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fantasy

Breaking Dawn

by Brett Abrahamsen

It was the year A.D. 2020, and history had gone more or less exactly the same. Shakespeare, Milton, Joyce, Pound, Proust, Flaubert and a handful of others – and this was the point of difference – had all died in infancy. In this alternate history, then, Hamlet simply did not exist, as Shakespeare and the
handful of others listed above had all died before the age of 2.

Meyer’s great Twilight series then was considered in popular estimation to be the most significant work of literature since the Bible. Meyer Academies taught classes of Meyerology. “Meyer-ian” themes were the law of the land. The world clearly had a dearth of great literature – and no one even knew it.

It might be objected, and should be noted here, that if Proust hadn’t written Swann’s Way that perhaps someone else would have someday written it, or something similar to it, but this was not the case. Whenever anyone tried to write something meaningful, for example “To be or not to be?”, the paper
would inevitably shrivel up and its creator would fall as if knocked over by a strong gust of wind. The god of this alternate history, clearly, was no fan of great literature.

One day while reading Twilight, for example, a reader prayed to Meyer that he might write something greater, and this reader met the same unfortunate end. Following the incident, Meyerologists debated whether anything could hypothetically be written that was greater than Meyer, and the answer was uniformly this: “No”.

There remained the odd discussion about how to write something superior. Some people even dreamed greater scenes in their heads – but these were doomed from ever seeing paper. “I see great lines in my head – of war and love and death”, said a reader. “They cannot be greater than Meyer”, replied his friend, “or Meyer would have written them already”. It should be noted that this peculiar attitude toward literature extended to cinema as well. The Twilight movies were considered the best in the world.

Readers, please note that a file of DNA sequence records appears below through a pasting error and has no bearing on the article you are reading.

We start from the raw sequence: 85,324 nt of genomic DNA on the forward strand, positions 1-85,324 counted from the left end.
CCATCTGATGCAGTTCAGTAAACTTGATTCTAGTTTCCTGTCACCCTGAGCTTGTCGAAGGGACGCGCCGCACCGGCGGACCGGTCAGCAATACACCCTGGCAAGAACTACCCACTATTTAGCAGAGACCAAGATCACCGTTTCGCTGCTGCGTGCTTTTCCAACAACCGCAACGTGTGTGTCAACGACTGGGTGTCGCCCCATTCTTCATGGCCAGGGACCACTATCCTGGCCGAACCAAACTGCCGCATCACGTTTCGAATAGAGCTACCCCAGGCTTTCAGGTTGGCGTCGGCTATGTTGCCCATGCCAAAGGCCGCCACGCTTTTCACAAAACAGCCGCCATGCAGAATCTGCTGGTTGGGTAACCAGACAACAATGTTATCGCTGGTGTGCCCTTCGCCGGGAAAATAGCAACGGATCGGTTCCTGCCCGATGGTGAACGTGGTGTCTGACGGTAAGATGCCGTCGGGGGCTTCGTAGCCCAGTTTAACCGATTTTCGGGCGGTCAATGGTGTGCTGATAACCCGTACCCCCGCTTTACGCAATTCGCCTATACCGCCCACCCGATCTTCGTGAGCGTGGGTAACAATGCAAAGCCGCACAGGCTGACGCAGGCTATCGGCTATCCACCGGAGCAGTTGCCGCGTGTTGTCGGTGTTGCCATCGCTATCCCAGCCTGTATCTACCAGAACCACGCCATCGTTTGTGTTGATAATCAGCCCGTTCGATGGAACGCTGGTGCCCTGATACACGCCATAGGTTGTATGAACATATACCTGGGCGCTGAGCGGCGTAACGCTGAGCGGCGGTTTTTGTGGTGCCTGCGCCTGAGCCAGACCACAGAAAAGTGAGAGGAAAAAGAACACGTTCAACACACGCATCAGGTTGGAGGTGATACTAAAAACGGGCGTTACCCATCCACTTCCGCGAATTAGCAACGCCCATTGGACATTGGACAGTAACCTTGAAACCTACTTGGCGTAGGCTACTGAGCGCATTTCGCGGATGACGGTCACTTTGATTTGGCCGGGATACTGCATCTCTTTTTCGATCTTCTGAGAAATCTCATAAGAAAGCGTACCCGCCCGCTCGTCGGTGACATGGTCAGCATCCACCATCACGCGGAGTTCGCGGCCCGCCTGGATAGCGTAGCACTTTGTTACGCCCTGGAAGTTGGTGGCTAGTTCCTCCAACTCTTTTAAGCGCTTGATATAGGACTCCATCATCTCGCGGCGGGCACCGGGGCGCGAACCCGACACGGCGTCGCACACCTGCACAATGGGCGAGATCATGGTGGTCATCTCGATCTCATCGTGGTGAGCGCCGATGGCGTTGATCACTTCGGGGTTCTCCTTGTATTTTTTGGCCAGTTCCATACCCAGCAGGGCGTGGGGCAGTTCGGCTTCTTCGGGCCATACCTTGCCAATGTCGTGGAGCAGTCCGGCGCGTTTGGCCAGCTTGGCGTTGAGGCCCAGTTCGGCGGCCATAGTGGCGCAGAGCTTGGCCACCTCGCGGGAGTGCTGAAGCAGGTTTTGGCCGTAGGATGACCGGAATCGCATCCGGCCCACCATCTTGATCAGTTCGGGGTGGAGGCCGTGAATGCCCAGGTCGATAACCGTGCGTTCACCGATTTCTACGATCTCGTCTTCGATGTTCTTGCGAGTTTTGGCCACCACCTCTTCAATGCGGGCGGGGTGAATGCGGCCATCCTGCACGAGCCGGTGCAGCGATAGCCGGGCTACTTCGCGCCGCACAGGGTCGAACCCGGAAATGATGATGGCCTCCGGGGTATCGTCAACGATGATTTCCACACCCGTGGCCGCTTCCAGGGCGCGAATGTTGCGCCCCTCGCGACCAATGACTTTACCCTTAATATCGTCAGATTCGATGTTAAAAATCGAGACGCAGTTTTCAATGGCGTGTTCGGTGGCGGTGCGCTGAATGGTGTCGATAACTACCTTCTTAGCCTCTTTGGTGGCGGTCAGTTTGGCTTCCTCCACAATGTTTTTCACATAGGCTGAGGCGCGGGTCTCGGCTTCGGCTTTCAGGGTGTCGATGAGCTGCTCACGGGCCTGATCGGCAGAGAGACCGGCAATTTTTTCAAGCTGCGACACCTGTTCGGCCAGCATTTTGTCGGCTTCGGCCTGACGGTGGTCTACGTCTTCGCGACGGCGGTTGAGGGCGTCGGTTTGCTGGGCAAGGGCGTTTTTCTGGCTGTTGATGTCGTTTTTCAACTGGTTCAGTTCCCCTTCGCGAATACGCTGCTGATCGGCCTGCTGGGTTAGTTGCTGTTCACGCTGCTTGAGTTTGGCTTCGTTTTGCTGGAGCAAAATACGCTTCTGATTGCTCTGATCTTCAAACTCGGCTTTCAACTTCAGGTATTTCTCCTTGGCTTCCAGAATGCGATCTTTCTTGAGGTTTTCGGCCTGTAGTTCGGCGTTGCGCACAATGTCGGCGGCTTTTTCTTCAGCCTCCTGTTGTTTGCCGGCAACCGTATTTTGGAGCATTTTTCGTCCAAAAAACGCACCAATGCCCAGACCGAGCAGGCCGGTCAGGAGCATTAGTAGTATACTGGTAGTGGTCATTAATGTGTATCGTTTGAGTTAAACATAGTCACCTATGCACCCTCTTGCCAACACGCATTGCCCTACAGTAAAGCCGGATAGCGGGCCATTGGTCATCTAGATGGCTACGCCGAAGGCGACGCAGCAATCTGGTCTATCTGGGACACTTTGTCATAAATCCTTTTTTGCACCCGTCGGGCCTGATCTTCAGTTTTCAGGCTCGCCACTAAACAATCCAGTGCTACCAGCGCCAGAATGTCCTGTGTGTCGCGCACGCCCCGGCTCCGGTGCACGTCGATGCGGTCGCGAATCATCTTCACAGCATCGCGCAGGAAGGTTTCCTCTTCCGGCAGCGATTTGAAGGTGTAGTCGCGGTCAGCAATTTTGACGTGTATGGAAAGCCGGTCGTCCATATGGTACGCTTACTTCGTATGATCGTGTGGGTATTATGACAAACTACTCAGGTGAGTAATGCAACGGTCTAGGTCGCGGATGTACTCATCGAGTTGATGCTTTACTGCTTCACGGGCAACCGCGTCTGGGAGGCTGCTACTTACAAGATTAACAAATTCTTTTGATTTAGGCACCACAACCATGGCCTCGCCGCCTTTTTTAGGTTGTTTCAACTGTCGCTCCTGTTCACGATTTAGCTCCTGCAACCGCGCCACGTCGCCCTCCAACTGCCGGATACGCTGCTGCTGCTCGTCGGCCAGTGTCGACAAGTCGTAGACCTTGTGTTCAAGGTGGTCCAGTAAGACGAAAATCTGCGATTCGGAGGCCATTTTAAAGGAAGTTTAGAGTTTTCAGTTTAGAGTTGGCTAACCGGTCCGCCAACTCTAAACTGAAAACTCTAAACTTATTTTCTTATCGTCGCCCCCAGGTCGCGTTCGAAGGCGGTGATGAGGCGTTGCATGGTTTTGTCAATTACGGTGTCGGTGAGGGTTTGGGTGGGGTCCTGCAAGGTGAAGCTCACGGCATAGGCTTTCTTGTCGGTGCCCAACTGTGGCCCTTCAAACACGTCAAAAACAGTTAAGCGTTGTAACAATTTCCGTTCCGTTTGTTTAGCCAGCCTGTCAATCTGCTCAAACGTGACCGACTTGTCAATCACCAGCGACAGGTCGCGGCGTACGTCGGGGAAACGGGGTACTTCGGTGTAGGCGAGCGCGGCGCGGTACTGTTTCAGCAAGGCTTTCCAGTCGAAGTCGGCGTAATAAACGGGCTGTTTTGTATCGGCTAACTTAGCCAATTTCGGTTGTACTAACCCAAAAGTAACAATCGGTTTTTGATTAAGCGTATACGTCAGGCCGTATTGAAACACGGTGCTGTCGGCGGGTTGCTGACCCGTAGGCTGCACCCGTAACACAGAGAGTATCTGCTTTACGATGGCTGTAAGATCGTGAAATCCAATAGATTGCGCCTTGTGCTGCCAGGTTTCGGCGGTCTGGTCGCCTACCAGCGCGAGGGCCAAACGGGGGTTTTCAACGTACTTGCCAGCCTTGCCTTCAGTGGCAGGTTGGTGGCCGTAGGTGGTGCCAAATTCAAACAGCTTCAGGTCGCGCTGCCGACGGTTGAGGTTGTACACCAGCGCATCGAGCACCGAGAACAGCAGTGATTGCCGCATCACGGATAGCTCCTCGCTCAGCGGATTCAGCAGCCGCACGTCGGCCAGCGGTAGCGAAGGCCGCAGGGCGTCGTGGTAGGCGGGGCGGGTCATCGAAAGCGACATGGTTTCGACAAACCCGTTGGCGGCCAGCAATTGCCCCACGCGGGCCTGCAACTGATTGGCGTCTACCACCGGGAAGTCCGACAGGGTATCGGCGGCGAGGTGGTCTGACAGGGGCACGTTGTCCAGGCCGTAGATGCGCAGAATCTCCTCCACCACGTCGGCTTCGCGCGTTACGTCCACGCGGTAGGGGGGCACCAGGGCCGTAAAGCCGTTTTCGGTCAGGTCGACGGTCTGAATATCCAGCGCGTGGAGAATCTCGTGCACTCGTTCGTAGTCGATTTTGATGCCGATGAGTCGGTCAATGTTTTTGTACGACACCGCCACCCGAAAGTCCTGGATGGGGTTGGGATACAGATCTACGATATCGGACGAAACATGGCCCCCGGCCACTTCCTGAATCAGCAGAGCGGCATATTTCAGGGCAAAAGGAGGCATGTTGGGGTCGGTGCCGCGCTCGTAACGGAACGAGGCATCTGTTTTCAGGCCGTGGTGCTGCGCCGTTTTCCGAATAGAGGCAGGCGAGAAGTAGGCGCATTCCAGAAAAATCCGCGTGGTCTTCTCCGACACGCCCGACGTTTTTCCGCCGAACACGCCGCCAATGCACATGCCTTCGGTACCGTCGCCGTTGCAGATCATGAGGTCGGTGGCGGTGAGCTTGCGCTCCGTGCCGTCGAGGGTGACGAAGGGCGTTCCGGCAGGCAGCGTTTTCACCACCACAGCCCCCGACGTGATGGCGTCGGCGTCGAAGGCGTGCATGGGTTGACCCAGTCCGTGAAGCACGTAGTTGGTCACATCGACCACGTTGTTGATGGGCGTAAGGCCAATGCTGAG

“Great literature is an enigma – the coldly calculated riddles of masterful sentence structure surely are not conductive with the wild flow of creativity”, one would say to the other. “Masterful sentence structure and wild flow of creativity are both realized in Meyer, and they shall always be synonymous with Meyer”, the other would retort.

The two continued to converse – speaking aloud the plots of untold great novels never written, filling their heads with dreams of love and death and war. They covered more ground in an hour than had any novelist since Meyer, but since nothing remained written one said to the other, “Alas – we are no better from where we started”. The two ceased talking and, as if in stupors, began to turn certain ideas around in their heads. One melted his mind trying to find his answer during Twilight reads, which culminated
with his fatal prayer to Meyer. The other, however, left his company and retreated into another room. He began to speak softly, as if to no one. He was speaking to someone he believed was really out there: his Reader.

He said: “And surely, what you have just read – that brief work which you have just read and are now finishing, some of which you have heard spoken aloud by me, Dear Reader – does this not count as great literature?”

~

Bio:

Brett Abrahamsen resides in Saratoga Springs, NY, and has written a number of speculative science fiction stories. His favorite themes include the nature of reality, evolution, and alternate histories. He prefers the flash fiction medium, at under 2000 words.